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Old March 19, 2013, 07:46 AM   #1
droptrd
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Steel Targets - and Pistols

My LGS started selling AR500 steel targets. I picked up an 8"x1/2" target. I like to use it with my pistols as i see people on tv training with them all the time.

What is a safe distance to shoot an AR500 target with a pistol?

22LR up to 45 ACP in my case. The websites that sell AR500 all say 100yds min distance? That rules out pistols.
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Old March 19, 2013, 08:03 AM   #2
zincwarrior
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To be clear there are a wide variety of steel targets. Some are smaller and made for .22lr. Some are made for larger calibers and include such things as shooting trees. There are also heavier targets used for rifle shooting (at distance). Finally there are a pretty formidable style used in competitions (they are typically much more rugged and heavier).

Is this specifically what you are talking about?
http://www.shootsteel.com/3-8-ar500-...target-7x11-8/

It says: "Handguns should be used no closer than 10 yards and rifles 100 yards." That seems pretty appropriate. I'd lean a little closer to 15 yards though. I hate being hit by bits of metal.
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Old March 19, 2013, 08:10 AM   #3
droptrd
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Yeah thats pretty much it. Mine is an 8" circle - 1/2" thick made of AR500 steel. 10-15 yds sounds good to me. Thanks
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Old March 19, 2013, 08:14 AM   #4
dayman
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I shoot at 10 yards on steel all the time. I'd definitely make sure to wear safety glasses - as I've heard you can get brass thrown back at you - but I have mine swinging at a slightly downward angle, and I've never had an issue.
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Old March 19, 2013, 08:16 AM   #5
chewie146
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Caught a bit of HC bullet in my elbow one day shooting steel. That made my hand go numb, as Murphy wire-guided that fragment into my "funny bone." Weird things can and do happen at high velocity. Wear glasses!
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Old March 19, 2013, 08:21 AM   #6
Rifleman1776
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I used to manufacture steel targets and learned several lessons. One the painful way.
Steel targets must be allowed to swing or fall freely. Targets that cannot move when impacted will, not might, WILL toss splatter back at the shooter.
What you are suggesting, even at close range will be OK with larger calibers. The lowly .22 is the one that might cause problems because it won't move a heavy target.
Close range shooting can be fun and safe. The Man-O-Mano shoots are very fun and challenging.
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Old March 19, 2013, 08:52 AM   #7
Double Naught Spy
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Along with that, you can angle your targets to the left or right, but must be mindful of other shooters when you do that.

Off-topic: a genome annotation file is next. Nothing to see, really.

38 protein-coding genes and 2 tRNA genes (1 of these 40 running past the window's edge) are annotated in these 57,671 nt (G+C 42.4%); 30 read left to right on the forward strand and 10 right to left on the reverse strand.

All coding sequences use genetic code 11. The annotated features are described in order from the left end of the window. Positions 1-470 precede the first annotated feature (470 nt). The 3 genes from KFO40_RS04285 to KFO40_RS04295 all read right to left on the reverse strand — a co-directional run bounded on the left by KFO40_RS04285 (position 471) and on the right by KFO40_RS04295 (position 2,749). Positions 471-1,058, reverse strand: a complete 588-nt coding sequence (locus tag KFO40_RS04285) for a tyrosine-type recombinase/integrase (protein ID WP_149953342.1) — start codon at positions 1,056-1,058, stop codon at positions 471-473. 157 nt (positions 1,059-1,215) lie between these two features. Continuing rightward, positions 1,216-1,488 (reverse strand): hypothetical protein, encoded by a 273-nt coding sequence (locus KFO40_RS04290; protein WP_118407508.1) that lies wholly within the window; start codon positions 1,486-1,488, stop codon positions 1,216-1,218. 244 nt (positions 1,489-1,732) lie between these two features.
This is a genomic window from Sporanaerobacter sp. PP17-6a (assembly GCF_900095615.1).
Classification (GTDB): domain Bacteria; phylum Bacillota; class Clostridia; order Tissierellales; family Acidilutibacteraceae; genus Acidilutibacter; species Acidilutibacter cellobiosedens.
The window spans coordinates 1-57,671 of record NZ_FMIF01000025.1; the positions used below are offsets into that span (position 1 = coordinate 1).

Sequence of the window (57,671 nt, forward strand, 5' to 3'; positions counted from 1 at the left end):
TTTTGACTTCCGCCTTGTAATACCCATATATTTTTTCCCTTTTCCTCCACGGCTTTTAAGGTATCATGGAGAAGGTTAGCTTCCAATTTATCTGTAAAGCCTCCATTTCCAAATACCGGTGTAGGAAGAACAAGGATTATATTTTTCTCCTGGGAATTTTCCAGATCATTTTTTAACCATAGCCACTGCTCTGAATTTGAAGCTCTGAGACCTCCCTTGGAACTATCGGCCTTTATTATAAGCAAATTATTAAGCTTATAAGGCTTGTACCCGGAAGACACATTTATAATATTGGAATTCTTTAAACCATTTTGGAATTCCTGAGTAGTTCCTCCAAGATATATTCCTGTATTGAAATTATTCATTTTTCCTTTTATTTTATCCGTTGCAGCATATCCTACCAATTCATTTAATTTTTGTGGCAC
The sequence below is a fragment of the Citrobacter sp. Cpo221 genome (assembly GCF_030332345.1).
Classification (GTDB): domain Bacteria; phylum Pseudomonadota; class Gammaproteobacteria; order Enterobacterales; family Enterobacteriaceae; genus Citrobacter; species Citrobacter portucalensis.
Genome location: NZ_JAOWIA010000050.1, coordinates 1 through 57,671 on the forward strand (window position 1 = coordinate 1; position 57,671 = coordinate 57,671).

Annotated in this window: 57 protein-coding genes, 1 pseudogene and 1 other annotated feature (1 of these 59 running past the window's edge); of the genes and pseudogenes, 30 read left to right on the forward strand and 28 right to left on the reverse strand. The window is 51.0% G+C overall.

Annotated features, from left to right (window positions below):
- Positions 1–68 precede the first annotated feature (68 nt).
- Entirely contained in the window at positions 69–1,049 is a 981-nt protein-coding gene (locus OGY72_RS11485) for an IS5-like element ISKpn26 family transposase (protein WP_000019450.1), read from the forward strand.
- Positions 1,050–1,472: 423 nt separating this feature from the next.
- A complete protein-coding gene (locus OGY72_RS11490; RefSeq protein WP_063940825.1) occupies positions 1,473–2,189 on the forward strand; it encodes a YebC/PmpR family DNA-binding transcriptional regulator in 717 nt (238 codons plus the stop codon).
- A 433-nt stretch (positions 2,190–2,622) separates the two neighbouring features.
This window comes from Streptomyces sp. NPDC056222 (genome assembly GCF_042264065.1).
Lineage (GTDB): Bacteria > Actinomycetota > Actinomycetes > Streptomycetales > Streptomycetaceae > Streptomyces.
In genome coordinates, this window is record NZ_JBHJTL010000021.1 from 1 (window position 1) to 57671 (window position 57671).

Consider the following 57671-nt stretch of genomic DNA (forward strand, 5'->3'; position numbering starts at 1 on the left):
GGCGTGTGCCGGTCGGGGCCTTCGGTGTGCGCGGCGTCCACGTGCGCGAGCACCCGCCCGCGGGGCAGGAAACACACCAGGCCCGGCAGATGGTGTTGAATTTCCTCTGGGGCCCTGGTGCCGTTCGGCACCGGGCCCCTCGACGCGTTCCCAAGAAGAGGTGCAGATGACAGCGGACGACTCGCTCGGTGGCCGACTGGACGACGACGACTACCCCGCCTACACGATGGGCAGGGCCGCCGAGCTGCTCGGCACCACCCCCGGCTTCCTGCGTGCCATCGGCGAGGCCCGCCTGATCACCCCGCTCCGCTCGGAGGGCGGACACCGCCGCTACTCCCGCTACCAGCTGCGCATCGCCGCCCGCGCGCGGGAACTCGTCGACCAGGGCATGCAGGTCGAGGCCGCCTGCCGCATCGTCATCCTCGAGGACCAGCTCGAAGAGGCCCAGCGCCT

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Old March 19, 2013, 09:09 AM   #8
BfloBill
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If you hang it from chains (like the one in the link) you can use longer bolts and put washers between the target and chain, this will angle the plate more so the bullet fragments deflect downward.
The longer the bolt/more washers = more angle. Gravity angles it for you depending on the mounting point of the chain.
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Old March 19, 2013, 09:50 AM   #9
Bob Wright
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Using lead bullets is a good way to go when shooting steel. The lead tends to "liquify" and splatter out radially with less bounce back.

But an 8" target at 100 yards does not rule out handguns. Larger targets are set at 200 meters (218 yards, I believe) in some matches.

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Old March 19, 2013, 10:24 AM   #10
giaquir
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I have 10" and 12" gongs at 50 and 75 yds resp.
Up closer I have trees and flip over targets.
So much more fun than paper.
This spring I'll mount another gong at 100 yds.

The gongs are AR500 and the tip over targets
are something less.
I have a lot of fun shooting at 22lr silhouette targets.
Always wear safety glasses and people who watch always
either face the target head on or talk to your friend
with your back square to the target.Sideways may get you
hurt.
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Old March 19, 2013, 09:30 PM   #11
Dragline45
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I have a 3/8" thick 8" round AR500 plate I shoot with rimfires and have no problems. I built a wood frame and hang it from chains, even the .22 knocks it around quite a bit and I have never had any problems with ricochets.
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Old March 19, 2013, 09:45 PM   #12
MarkDozier
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just follow the USPSA safety rules
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